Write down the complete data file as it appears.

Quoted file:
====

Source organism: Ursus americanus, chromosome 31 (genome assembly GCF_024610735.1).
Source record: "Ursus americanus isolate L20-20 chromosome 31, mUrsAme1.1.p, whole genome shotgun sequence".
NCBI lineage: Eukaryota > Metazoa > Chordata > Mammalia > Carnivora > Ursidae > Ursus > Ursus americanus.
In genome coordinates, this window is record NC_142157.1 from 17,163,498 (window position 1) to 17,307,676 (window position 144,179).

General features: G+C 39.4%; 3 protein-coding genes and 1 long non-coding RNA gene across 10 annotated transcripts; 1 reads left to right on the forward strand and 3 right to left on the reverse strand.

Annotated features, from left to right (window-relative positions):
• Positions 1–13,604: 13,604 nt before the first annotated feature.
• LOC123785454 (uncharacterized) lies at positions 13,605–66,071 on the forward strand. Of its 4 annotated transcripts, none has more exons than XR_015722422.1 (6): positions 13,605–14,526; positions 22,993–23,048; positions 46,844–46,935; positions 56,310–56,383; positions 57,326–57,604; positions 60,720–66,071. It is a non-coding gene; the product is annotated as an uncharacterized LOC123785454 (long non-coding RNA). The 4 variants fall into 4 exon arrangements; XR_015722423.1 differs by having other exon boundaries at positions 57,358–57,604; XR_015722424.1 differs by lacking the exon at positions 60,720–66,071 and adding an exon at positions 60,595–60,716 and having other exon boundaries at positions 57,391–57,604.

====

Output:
Source organism: Ursus americanus, chromosome 31 (genome assembly GCF_024610735.1).
Source record: "Ursus americanus isolate L20-20 chromosome 31, mUrsAme1.1.p, whole genome shotgun sequence".
NCBI lineage: Eukaryota > Metazoa > Chordata > Mammalia > Carnivora > Ursidae > Ursus > Ursus americanus.
In genome coordinates, this window is record NC_142157.1 from 17,163,498 (window position 1) to 17,307,676 (window position 144,179).

General features: G+C 39.4%; 3 protein-coding genes and 1 long non-coding RNA gene across 10 annotated transcripts; 1 reads left to right on the forward strand and 3 right to left on the reverse strand.

Annotated features, from left to right (window-relative positions):
• Positions 1–13,604: 13,604 nt before the first annotated feature.
• LOC123785454 (uncharacterized) lies at positions 13,605–66,071 on the forward strand. Of its 4 annotated transcripts, none has more exons than XR_015722422.1 (6): positions 13,605–14,526; positions 22,993–23,048; positions 46,844–46,935; positions 56,310–56,383; positions 57,326–57,604; positions 60,720–66,071. It is a non-coding gene; the product is annotated as an uncharacterized LOC123785454 (long non-coding RNA). The 4 variants fall into 4 exon arrangements; XR_015722423.1 differs by having other exon boundaries at positions 57,358–57,604; XR_015722424.1 differs by lacking the exon at positions 60,720–66,071 and adding an exon at positions 60,595–60,716 and having other exon boundaries at positions 57,391–57,604.